On a team where hype sprung eternal, there's finally a reason to believe it.
The Red Sox won their 111th home opener -- and 100th at Fenway Park -- 9-6 over the Yankees today to score their first victory of the season after an 0-6 start. Instead of a seven-game losing streak, the Sox can now celebrate winning a club-record seven straight home openers.
Many thought these Sox would channel a version from the 1940's. Most predictions pegged it as the 1946 Sox, the last inhabitants of Fenway Park to win 100 games. Instead it was the 1945 entry, which began the season with eight straight losses. The Red Sox avoided the ignominy of potentially matching that start yesterday and put down the Pinstripes in the process, making the day doubly sweet.
It was a reminder that it's far too early to evaluate what the 2011 Red Sox are going to be or where they're going to end up at the end of the season. That in part is why all the fretting by the Fenway Faithful about the $161-million Sox entering today's home opener without a win was a bit overblown.
You can't even begin to draw any substantial conclusions about the fate of a baseball team until you reach the 40-game mark. Anything else is premature evaluation. The 2003 Kansas City Royals opened the season with a 9-0 start. They were 17-4 on April 26. Forty games in they were 24-16. Fifty games in they were 26-24. They finished third in the American League Central with an 83-79 mark, which for the Sons of George Brett is like making the playoffs.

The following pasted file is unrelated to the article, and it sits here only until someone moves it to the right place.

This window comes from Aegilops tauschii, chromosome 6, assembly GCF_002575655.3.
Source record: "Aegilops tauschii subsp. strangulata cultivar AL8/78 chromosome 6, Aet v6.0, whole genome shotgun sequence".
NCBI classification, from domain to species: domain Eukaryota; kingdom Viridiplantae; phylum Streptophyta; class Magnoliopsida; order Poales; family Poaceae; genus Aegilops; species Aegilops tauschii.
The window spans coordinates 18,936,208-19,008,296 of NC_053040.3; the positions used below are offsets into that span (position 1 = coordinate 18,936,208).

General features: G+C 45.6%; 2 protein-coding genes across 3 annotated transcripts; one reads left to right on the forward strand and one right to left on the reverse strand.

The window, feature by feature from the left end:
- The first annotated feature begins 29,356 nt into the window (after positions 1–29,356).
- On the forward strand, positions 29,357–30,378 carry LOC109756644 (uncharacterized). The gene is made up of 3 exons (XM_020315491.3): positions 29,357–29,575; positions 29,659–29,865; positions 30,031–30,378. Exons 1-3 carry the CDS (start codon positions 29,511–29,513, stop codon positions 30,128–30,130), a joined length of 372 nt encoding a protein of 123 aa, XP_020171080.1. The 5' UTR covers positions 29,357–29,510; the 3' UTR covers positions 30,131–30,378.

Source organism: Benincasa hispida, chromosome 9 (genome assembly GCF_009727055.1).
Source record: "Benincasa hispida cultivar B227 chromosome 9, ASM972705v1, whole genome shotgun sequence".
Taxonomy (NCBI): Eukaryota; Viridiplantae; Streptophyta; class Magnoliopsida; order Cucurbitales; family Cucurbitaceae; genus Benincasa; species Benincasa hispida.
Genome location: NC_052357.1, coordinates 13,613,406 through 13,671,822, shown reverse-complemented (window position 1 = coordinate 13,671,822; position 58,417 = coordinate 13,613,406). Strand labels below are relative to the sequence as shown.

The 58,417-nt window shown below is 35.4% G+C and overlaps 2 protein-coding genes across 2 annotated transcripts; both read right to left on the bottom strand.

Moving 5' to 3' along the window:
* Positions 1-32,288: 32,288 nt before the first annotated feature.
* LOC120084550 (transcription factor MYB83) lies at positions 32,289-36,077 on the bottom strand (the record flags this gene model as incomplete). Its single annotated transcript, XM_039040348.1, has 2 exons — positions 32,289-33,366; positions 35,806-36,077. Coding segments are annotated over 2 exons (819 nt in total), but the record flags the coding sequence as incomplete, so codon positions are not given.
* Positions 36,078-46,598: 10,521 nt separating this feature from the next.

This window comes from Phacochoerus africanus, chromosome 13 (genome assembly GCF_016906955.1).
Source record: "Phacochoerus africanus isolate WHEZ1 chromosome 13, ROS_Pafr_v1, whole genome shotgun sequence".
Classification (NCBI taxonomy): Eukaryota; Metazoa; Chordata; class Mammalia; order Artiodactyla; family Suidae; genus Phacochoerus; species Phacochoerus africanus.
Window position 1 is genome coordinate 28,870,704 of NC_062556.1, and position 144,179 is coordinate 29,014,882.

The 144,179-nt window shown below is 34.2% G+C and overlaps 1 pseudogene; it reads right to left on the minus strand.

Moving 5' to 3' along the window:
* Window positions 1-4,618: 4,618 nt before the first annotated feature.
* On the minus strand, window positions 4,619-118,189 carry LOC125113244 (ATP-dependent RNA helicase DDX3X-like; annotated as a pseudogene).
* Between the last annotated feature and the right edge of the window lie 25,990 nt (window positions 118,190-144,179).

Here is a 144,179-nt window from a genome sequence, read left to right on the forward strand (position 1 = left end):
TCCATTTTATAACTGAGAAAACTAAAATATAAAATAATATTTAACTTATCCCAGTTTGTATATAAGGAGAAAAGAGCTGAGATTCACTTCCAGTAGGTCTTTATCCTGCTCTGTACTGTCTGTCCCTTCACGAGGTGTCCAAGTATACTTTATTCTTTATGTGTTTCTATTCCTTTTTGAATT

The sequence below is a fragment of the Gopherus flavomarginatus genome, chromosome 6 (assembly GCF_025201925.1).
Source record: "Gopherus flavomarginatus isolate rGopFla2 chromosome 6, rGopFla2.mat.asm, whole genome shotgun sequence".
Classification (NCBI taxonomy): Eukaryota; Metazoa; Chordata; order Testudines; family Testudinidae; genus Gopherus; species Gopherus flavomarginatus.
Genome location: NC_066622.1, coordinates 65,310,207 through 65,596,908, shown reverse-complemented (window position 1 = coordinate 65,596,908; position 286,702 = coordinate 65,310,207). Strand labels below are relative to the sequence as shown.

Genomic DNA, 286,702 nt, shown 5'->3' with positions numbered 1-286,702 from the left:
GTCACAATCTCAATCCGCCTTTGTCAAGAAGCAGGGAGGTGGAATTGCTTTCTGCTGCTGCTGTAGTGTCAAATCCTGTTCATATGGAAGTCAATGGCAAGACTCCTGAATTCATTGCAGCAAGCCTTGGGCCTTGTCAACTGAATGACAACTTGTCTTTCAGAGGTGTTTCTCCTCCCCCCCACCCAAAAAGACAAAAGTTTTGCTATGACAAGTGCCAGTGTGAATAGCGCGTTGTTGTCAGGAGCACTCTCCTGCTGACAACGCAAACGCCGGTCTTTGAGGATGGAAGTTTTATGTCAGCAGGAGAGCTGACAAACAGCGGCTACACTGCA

But the point is their fast start didn't ultimately prevent them from reverting to being the Royals, just as the Red Sox bumper-to-bumper traffic slow beginning doesn't doom them to failing to live up to lofty pre-season expectations.
Remember, last year the Sox were 20-20. By July 4, they were 49-32 and a half-game out of first place.
Among the highlights of this day of new beginnings were Yaz throwing out the first pitch, and Adrian Gonzalez beating out a bunt single against the shift. It's just a shame that Manny Ramirez couldn't have retired a few hours earlier so the Sox could have brought him in for the festivities. Oh, well.
In proving they wouldn't go 0-162 we learned a few things about the Sox:
-- Dustin Pedroia is still going to be Dustin Pedroia -- diminutive, dynamic, demonstrative -- after recovering from a broken foot. Pedey, who entered the day without a single extra base hit, homered in the first for the Sox' first run. He finished 3 for 5 with three runs batted in, including a two-out, two-run single in Boston's five-run second. Pedroia showed his wheels were fine when he scored from second on a single to left by Gonzalez that same inning. With Kevin Youkilis still scuffling out of the gate (2 for 20), the Sox need a potent right-handed presence in the lineup. Pedroia's performance was a good sign that the Sox order can have left-right balance.
-- The Red Sox' bullpen has the potential to be just as good as the Yankees'. The relievers were resplendent after John Lackey labored through five ineffective innings. Freshly-recalled Alfredo Aceves, then Bobby Jenks, then Daniel Bard and finally closer-under-fire Jonathan Papelbon combined to pitch four scoreless innings, allowing just one hit, while striking out five.